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Milks

Accept the irregularity of raw-milk cheeses: Cheese is a living product, constantly evolving and therefore unique. In shape, appearance, texture, flavor and origin, raw-milk cheese is naturally irregular. To understand this, you need to know more about milk, its basic ingredients and its diversity. A cheese that's sometimes "not so good" can be perfect the next time!

Cow's milk, goat's milk, sheep's milk... milk offers a multitude of possibilities. From the pastures to your table, let's decipher the secrets of milk.
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The cow


She has a gestation period of 9 months. She will therefore give birth to one calf a year, and her lactation is stretched over 10 months, with a dry period of 2 months. On average, a cow produces 20 to 30 liters of milk per day, which she gives in two milkings. Its feed requirements are 20 to 40 kg of dry forage and 50 to 80 liters of water per day to ensure milk production.


Cows are represented in France by three breeds: with its Dutch origins and famous black and white coat, the Frisonne Pie-noire or otherwise known as the Prim'Holstein. This is the most widespread cow breed and France's leading dairy breeder. Next comes the Normande, recognizable by its large brown and sometimes speckled spots. Then comes the Montbéliarde, distinguished by its all-white head and large mahogany spots.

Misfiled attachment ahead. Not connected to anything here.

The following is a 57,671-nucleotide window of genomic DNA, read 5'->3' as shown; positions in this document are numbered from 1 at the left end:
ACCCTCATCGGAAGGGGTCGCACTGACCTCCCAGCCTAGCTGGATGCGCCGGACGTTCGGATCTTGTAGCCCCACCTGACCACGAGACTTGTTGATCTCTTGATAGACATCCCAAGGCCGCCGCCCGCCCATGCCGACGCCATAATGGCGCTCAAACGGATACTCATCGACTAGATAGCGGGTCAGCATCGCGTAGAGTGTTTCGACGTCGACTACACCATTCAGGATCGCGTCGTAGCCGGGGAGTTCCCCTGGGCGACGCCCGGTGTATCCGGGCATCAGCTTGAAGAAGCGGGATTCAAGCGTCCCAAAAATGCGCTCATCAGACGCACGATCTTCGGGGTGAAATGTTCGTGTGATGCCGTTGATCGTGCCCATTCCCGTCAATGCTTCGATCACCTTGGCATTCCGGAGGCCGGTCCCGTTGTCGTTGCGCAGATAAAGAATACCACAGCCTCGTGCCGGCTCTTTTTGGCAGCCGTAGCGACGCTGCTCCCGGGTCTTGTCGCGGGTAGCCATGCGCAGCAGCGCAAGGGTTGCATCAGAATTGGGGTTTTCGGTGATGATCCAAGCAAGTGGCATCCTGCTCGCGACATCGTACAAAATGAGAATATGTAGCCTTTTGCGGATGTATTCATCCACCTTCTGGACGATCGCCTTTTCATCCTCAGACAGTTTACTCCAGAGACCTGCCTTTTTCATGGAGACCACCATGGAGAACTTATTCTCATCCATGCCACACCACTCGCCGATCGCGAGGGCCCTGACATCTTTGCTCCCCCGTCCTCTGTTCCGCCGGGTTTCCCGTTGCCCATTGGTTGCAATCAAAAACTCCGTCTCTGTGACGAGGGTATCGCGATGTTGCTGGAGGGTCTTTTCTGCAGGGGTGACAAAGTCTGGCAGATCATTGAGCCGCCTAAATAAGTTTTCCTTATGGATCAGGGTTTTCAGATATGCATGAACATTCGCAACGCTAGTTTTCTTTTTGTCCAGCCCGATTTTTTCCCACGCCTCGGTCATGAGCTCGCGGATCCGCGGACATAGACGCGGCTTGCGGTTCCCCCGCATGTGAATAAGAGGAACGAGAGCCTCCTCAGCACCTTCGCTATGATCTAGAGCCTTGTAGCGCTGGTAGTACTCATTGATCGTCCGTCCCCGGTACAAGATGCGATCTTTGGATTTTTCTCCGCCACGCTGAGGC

But other breeds also make up the French herd, such as : Tarine, Salers, Abondance, Tarentaise, Vosgienne, Rouge Flamande and Aubrac.

The goat


Gestation lasts five months, and kids are usually born between January and March. She often gives birth to two kids at the same time, and lactation can last up to 8 months, with a dry period of 4 months. In order to produce 2 to 5 liters of milk per day, she needs 3 kg of dry forage and 8 liters of water for two milkings.

Poitevine, Alpine and Saanen are the three most common goat breeds. But there are many other breeds, such as the Rove in Provence, with its long horns and garrigue-scented milk, or the Corsican, a great lover of transhumance.

The ewe


The gestation period is five months, with lambing often taking place from November to January. Lactation can last from five to seven months, with a more or less equal dry period. The ewe will only offer 0.5 to 1 liter of milk daily. In other words, low production in a short space of time. This explains the rarity of sheep's milk cheeses. A ewe needs 2 to 5 kg of dry fodder and 6 liters of water daily.

For Roquefort, the PDO specifications indicate that the reference seasonal lactation period is between December and July.

Dairy ewes in France come from three breeds: the Basco-Béarnaise and the Manech, either red-headed or black-headed, both of which produce Pyrenean cheeses such as Ardi Gazna or Ossau-Iraty. Then there's the Lacaune ewe, the breed that produces the milk needed to make Roquefort.

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